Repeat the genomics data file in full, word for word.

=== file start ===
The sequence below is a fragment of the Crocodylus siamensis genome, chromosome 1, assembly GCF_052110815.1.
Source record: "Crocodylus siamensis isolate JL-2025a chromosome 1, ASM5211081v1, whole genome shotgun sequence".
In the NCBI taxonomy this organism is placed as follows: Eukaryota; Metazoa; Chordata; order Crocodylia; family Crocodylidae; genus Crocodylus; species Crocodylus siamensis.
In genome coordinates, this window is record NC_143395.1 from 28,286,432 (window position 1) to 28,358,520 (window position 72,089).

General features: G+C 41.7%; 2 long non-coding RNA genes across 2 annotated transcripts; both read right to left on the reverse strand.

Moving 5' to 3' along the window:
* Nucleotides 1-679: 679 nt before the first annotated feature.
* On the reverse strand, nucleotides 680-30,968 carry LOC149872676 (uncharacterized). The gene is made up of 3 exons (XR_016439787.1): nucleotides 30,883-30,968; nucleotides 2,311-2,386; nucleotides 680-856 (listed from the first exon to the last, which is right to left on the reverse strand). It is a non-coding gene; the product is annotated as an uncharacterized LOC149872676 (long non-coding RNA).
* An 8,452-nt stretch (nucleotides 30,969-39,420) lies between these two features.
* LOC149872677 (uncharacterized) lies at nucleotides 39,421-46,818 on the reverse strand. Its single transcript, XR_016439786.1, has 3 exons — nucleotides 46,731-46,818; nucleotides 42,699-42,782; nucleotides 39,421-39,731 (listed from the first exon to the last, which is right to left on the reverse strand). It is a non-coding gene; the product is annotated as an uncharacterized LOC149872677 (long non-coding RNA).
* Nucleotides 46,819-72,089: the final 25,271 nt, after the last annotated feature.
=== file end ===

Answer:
The sequence below is a fragment of the Crocodylus siamensis genome, chromosome 1, assembly GCF_052110815.1.
Source record: "Crocodylus siamensis isolate JL-2025a chromosome 1, ASM5211081v1, whole genome shotgun sequence".
In the NCBI taxonomy this organism is placed as follows: Eukaryota; Metazoa; Chordata; order Crocodylia; family Crocodylidae; genus Crocodylus; species Crocodylus siamensis.
In genome coordinates, this window is record NC_143395.1 from 28,286,432 (window position 1) to 28,358,520 (window position 72,089).

General features: G+C 41.7%; 2 long non-coding RNA genes across 2 annotated transcripts; both read right to left on the reverse strand.

Moving 5' to 3' along the window:
* Nucleotides 1-679: 679 nt before the first annotated feature.
* On the reverse strand, nucleotides 680-30,968 carry LOC149872676 (uncharacterized). The gene is made up of 3 exons (XR_016439787.1): nucleotides 30,883-30,968; nucleotides 2,311-2,386; nucleotides 680-856 (listed from the first exon to the last, which is right to left on the reverse strand). It is a non-coding gene; the product is annotated as an uncharacterized LOC149872676 (long non-coding RNA).
* An 8,452-nt stretch (nucleotides 30,969-39,420) lies between these two features.
* LOC149872677 (uncharacterized) lies at nucleotides 39,421-46,818 on the reverse strand. Its single transcript, XR_016439786.1, has 3 exons — nucleotides 46,731-46,818; nucleotides 42,699-42,782; nucleotides 39,421-39,731 (listed from the first exon to the last, which is right to left on the reverse strand). It is a non-coding gene; the product is annotated as an uncharacterized LOC149872677 (long non-coding RNA).
* Nucleotides 46,819-72,089: the final 25,271 nt, after the last annotated feature.